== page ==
For Parko, going fast and changing direction is about the The only thing better than a QLD origin 3-0 series whitewash. Photo by Jesse Little

For Parko, going fast and changing direction is about the The only thing better than a QLD origin 3-0 series whitewash. Photo by Jesse Little

Why do you reckon the changing of the guard has taken so long? 
I don’t know. Kelly, Mick and I have weathered the Dane and Jordy one, we weathered the Julian and Owen one, and for a few years we weathered the John John and Gabby one. We’ve survived a few hype storms and now I really think it has arrived. Time moves on and it’s so cool to see. Man, the talent on tour is so good and I think it’s in a good place.

You guys have been the household names that have carried surfing for so long, how does the tour survive without you?
I guess someone else will become household names. Gabe will wear most of it on his shoulders as the big name in surfing, along with John John. I hope that’s allowed to happen and it doesn’t keep running back to Mick and Kelly as the big stories. I wanna let the young guys take the wheel.

SEE ALSO: Tim Stevenson In The Deep

Kelly’s wavepool, your first reaction?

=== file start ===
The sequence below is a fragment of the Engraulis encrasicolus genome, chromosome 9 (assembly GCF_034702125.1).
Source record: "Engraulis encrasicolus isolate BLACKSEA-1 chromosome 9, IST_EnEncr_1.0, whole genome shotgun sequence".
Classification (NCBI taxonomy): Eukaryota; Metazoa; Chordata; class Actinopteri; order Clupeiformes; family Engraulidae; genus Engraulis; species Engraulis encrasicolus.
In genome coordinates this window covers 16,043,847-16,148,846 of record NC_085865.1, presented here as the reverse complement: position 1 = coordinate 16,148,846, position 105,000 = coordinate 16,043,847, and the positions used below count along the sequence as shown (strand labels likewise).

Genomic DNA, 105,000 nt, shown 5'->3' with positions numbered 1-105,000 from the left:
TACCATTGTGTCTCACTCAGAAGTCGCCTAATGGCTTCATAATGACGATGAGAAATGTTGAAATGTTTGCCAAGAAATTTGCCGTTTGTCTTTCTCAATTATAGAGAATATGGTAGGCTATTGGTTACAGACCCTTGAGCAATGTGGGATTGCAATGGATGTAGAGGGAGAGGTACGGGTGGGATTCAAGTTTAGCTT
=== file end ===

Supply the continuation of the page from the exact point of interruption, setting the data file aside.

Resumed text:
Shit, I just stopped in my tracks. It was incredible. It’s inevitable there’ll be a ‘CT event in that pool. I might even surf in one before I retire. Kelly had already changed surfing like it had never been changed before, and then he went and just did that. He just keeps spinning the coin.

I don’t know how much of a purist you are about that kind of thing, but does the wavepool fundamentally change something about surfing? The fact there is no such thing as wave choice? The element of the unknown is gone? Does it become skateboarding on water?
My first thoughts were I can’t wait to do it, where’s Kelly’s number? But I thought about it and I’ll ride three waves and will probably get bored. I get bored at Snapper. Snapper is quite mechanical but it has backwash and it has sections and it has guys dropping in on you, and I still get bored of it. I don’t know, a wavepool event might get monotonous to watch; the guy who gets the 22-second barrel beats the guy who gets a 21-second barrel. I don’t know, who knows.

It’s predictable until Kelly gets up in the control room during your heat and your wave is the first wavepool to ever close out.
He’s probably got an app on his phone he could change the conditions. Make your wave a left, make it close out, make it go onshore. He’s been doing that in ocean heats to us for 20 years already.